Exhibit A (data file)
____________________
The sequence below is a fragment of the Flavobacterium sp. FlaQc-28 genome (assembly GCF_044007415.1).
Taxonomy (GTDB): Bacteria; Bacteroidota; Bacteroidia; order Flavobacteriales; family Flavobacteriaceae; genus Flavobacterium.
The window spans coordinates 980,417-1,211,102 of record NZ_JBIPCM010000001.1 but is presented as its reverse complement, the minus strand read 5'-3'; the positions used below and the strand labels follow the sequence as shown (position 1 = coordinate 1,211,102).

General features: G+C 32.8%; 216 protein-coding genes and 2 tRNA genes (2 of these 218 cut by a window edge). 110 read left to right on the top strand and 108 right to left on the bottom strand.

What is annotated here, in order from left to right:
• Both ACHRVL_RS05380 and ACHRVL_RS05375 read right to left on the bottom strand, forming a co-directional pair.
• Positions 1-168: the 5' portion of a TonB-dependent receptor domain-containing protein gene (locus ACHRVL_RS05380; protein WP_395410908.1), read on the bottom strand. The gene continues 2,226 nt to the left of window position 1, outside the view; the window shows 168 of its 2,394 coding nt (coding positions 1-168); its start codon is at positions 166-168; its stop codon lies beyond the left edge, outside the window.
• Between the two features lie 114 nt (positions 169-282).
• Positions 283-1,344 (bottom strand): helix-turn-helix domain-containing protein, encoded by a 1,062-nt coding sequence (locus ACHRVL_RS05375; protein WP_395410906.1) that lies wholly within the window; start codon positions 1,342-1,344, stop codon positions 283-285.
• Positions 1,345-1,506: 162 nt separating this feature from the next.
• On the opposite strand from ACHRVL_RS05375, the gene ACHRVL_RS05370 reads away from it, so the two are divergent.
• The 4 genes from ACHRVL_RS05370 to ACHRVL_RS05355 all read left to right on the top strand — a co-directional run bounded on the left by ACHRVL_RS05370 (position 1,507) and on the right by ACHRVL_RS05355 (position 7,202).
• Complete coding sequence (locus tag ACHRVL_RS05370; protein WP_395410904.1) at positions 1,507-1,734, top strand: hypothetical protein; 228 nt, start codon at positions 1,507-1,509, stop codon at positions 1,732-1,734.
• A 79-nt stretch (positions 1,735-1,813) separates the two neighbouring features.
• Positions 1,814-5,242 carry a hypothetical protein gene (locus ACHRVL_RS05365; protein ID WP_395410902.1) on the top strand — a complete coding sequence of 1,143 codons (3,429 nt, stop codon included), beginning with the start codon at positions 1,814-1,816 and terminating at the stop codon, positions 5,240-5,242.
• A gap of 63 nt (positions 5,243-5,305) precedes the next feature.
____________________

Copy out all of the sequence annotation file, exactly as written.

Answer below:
The sequence below is a fragment of the Flavobacterium sp. FlaQc-28 genome (assembly GCF_044007415.1).
Taxonomy (GTDB): Bacteria; Bacteroidota; Bacteroidia; order Flavobacteriales; family Flavobacteriaceae; genus Flavobacterium.
The window spans coordinates 980,417-1,211,102 of record NZ_JBIPCM010000001.1 but is presented as its reverse complement, the minus strand read 5'-3'; the positions used below and the strand labels follow the sequence as shown (position 1 = coordinate 1,211,102).

General features: G+C 32.8%; 216 protein-coding genes and 2 tRNA genes (2 of these 218 cut by a window edge). 110 read left to right on the top strand and 108 right to left on the bottom strand.

What is annotated here, in order from left to right:
• Both ACHRVL_RS05380 and ACHRVL_RS05375 read right to left on the bottom strand, forming a co-directional pair.
• Positions 1-168: the 5' portion of a TonB-dependent receptor domain-containing protein gene (locus ACHRVL_RS05380; protein WP_395410908.1), read on the bottom strand. The gene continues 2,226 nt to the left of window position 1, outside the view; the window shows 168 of its 2,394 coding nt (coding positions 1-168); its start codon is at positions 166-168; its stop codon lies beyond the left edge, outside the window.
• Between the two features lie 114 nt (positions 169-282).
• Positions 283-1,344 (bottom strand): helix-turn-helix domain-containing protein, encoded by a 1,062-nt coding sequence (locus ACHRVL_RS05375; protein WP_395410906.1) that lies wholly within the window; start codon positions 1,342-1,344, stop codon positions 283-285.
• Positions 1,345-1,506: 162 nt separating this feature from the next.
• On the opposite strand from ACHRVL_RS05375, the gene ACHRVL_RS05370 reads away from it, so the two are divergent.
• The 4 genes from ACHRVL_RS05370 to ACHRVL_RS05355 all read left to right on the top strand — a co-directional run bounded on the left by ACHRVL_RS05370 (position 1,507) and on the right by ACHRVL_RS05355 (position 7,202).
• Complete coding sequence (locus tag ACHRVL_RS05370; protein WP_395410904.1) at positions 1,507-1,734, top strand: hypothetical protein; 228 nt, start codon at positions 1,507-1,509, stop codon at positions 1,732-1,734.
• A 79-nt stretch (positions 1,735-1,813) separates the two neighbouring features.
• Positions 1,814-5,242 carry a hypothetical protein gene (locus ACHRVL_RS05365; protein ID WP_395410902.1) on the top strand — a complete coding sequence of 1,143 codons (3,429 nt, stop codon included), beginning with the start codon at positions 1,814-1,816 and terminating at the stop codon, positions 5,240-5,242.
• A gap of 63 nt (positions 5,243-5,305) precedes the next feature.